Food Rules: An Eater's Manual
A pocket compendium of food wisdom-from the author of The Omnivore's Dilemma and In Defense of Food
Michael Pollan, our nation's most trusted resource for food-related issues, offers this indispensible guide for anyone concerned about health and food. Simple, sensible, and easy to use, Food Rules is a set of memorable rules for eating wisely, many drawn from a variety of ethnic or cultural traditions. Whether at the supermarket or an all-you-can-eat-buffet, this handy, pocket-size resource is the perfect guide for anyone who would like to become more mindful of the food we eat.
Michael Pollan is a professor of journalism at the University of California at Berkeley, a contributing writer for The New York Times, and a bestselling author of witty, offbeat nonfiction that examines various aspects of the agricultural industry, the food chain, and man's place in the natural world.
Review By Kristine Hale (Utah) - This book is necessary...
It is amazing how complicated we have allowed our diets, and our understanding of our diets, to become. Even Pollan's most recent book In Defense of Food: An Eaters Manifesto - which seemed to be a pretty simple premise - ended up being a (wonderfully) complicated journey through our food system. So when I read that this book was coming out, I wondered if it was necessary given the wealth of information already covered. The answer is: yes, this book is necessary.
While there are a million other guides to a healthy diet running around out there, few manage to boil down the essentials in such a usable way. Pollan takes the essential and fascinating information that he wrote about in his previous book and simmers it down into a succinct (the book is basically 70 half pages long) "manual" of rules for eating and while this book retains some of the bones of its predecessor, it is by no means a Cliff's Notes version. This manual is essential reading all on its own.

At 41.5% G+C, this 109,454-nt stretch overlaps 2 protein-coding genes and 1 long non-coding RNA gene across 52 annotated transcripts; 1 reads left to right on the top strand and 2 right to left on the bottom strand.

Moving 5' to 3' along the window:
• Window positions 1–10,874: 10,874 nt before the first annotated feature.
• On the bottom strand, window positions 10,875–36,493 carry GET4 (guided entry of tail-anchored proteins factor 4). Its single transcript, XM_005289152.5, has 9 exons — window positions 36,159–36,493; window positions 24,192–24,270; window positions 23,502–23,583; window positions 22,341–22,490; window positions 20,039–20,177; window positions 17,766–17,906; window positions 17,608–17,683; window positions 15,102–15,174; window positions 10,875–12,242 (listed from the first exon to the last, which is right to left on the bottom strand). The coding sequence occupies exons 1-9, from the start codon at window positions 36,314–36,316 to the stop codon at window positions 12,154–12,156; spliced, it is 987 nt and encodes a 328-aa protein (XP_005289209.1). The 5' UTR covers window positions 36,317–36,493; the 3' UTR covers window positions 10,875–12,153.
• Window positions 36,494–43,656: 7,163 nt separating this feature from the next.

Food Rules is broken down into 3 sections (and this will sound familiar to those that read In Defense of Food): 1- What should I eat? (Eat food) 2 - What kind of food should I eat? (Mostly plants) and 3 - How should I eat? (Not too much). Each section includes 20 or so rules that you can pick and choose from in order to eat a healthy diet. Some of the rules overlap (Avoid food products that contain ingredients that a third-grader cannot pronounce and Avoid ingredients that no ordinary human would keep in the pantry, for instance) and some seem like such common sense that it is almost laughable to include them, but that is why this manual is so important. It distills all of this complex information that we see and hear every day and turns it into something relatable. We know, somewhere in our minds, that certain grains and oils are better than others. Pollan gives us an easy rule to help know which ones are best. We know that most breakfast cereals are little more than desserts and Pollan gives us an easy rule to know which ones are safe. Some rules are humorous (it's not food if it arrived through the window of your car) and some are serious, some rules are easy and other require a bit more dedication. But what this manual has is a wide range of useful tips that can be applied to any life at any time. This is no complicated diet, it is a little pocket book of sensible, realistic rules to help you eat your best.
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